Russia targets internet infrastructure in occupied Ukraine regions

5 May 2022

Image: © xiaoliangge/

Internet providers in Ukraine have reported damage to their infrastructure and a drop in coverage in Russian-occupied regions.

Russia may be trying to tighten its grip in the parts of Ukraine it has occupied by rerouting internet traffic to its own communications infrastructure.

According to internet service monitor NetBlocks, the occupied Kherson region in southern Ukraine experienced a “near-total internet blackout” on Saturday (30 April).

NetBlocks said the connection was partially restored on 1 May by the regional provider Skynet, but the traffic had been rerouted to Russia’s Rostelecom instead of Ukrainian infrastructure.

“Connectivity on the network has been routed via Russia’s internet instead of Ukrainian telecoms infrastructure and is hence likely now subject to Russian internet regulations, surveillance and censorship,” NetBlocks said in an update on its website.

Ukrainian officials said yesterday (4 May) that a communications blackout began in the region due to shelling, which damaged the fibre optic network in Kherson.

The head of Ukraine’s State Service of Special Communications and Information Protection, Yurii Shchyhol, said in a briefing that service operators restored communication in the Kherson region using backup lines.

Netblocks also said on Twitter yesterday that the region had been reconnected to Ukrainian infrastructure.

Shchyhol said Russia’s attempts to connect Ukrainian internet users to the Russian network was a violation of international law.

At the briefing, Shchyhol also said Russian forces have been targeting TV and radio broadcasting infrastructure, potentially impacting the ability of people in Ukraine to get reliable information on the conflict.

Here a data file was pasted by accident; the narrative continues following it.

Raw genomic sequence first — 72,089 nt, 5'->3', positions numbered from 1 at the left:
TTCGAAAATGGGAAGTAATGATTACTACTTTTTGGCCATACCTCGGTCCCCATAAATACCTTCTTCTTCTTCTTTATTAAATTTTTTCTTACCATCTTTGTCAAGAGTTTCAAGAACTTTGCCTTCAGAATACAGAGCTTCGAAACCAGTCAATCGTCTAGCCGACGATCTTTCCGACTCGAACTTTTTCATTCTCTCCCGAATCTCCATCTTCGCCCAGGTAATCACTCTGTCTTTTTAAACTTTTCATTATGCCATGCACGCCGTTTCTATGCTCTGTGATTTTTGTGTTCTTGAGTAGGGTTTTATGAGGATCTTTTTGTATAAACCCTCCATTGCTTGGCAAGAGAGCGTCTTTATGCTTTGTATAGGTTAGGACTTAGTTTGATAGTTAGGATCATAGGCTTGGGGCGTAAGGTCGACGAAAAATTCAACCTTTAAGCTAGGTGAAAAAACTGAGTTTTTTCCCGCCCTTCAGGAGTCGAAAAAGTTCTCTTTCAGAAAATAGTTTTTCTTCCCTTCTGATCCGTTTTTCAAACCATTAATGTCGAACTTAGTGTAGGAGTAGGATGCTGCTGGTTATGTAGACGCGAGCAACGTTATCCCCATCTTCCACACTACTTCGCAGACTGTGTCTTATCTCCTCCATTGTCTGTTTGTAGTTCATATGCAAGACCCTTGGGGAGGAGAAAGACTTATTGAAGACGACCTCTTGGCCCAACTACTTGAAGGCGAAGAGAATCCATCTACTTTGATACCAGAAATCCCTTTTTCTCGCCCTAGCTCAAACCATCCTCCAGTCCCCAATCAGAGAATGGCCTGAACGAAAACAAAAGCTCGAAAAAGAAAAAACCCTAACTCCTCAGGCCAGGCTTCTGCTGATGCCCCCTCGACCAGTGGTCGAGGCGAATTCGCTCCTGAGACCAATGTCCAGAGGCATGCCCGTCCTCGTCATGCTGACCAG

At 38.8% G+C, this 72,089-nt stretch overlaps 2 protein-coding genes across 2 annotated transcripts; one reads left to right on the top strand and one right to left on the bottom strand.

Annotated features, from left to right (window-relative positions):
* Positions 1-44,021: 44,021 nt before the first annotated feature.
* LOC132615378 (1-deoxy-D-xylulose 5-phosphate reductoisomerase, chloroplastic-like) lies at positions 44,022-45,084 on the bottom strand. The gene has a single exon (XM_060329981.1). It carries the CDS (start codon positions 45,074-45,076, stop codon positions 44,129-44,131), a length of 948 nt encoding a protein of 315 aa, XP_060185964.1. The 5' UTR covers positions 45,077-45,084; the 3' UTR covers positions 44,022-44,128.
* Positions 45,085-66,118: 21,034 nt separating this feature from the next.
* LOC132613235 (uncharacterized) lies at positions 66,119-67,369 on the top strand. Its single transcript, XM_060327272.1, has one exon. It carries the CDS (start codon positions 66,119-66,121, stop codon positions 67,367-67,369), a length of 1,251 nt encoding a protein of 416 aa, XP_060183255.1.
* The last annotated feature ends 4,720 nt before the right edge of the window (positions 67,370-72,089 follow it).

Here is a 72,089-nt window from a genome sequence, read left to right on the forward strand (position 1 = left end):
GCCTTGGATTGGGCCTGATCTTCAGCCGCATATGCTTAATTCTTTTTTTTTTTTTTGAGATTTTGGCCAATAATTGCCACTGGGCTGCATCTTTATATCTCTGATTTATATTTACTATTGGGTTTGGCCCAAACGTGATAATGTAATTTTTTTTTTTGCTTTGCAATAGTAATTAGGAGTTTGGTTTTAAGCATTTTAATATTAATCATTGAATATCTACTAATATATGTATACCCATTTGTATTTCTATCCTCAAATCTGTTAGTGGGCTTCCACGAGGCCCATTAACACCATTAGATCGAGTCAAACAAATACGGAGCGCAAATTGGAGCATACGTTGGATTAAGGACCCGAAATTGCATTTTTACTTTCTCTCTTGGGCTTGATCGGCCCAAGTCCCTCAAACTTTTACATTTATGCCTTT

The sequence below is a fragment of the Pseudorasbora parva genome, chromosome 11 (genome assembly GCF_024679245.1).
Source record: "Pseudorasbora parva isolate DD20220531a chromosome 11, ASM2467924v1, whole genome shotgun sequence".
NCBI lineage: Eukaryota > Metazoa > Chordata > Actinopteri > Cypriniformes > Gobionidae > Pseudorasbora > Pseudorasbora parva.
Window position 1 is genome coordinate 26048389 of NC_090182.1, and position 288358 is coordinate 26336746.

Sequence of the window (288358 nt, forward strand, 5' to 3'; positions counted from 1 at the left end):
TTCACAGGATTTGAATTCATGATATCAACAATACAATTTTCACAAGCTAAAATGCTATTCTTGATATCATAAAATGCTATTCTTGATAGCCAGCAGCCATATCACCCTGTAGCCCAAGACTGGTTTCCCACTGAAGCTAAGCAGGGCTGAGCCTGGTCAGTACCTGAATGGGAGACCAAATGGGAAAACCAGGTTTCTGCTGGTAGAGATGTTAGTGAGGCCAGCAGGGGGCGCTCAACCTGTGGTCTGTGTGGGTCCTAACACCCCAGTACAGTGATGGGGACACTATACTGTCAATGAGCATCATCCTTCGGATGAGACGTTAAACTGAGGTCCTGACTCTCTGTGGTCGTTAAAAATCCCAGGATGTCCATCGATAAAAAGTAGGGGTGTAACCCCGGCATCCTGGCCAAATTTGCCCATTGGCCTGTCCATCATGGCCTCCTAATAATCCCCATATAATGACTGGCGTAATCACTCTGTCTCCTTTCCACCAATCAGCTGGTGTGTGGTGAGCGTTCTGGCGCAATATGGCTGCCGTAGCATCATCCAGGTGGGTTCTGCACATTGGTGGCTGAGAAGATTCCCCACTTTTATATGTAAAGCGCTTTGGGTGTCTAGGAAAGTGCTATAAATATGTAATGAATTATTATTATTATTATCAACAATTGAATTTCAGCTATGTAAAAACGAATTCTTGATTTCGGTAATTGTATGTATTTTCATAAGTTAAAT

Multiple internet providers in Ukraine have reported damage to their infrastructure and a drop in their coverage in other occupied regions such as Donbas, the Financial Times reported. Broadband and mobile provider Kyivstar said it can only provide connectivity to around 25pc of the people in Donetsk that it could prior to the Russian invasion and 10pc in Luhansk.

Ukraine has been facing various forms of digital attacks amid the Russian invasion. Last month, the Computer Emergency Response Team of Ukraine said it managed to prevent a cyberattack from Russian hackers that targeted the country’s electrical grid.

There have also been growing fears of attacks spilling out to other countries. Cybersecurity authorities from nations in the Five Eyes intelligence alliance issued a warning last month about the threat of Russian state-sponsored cyberattacks on critical infrastructure systems.

The organisations said there is “evolving intelligence” that the Russian government is exploring options for potential cyberattacks, and made reference to the warning issued by US president Joe Biden in March about the threat to US critical infrastructure.

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Leigh Mc Gowran is a journalist with Silicon Republic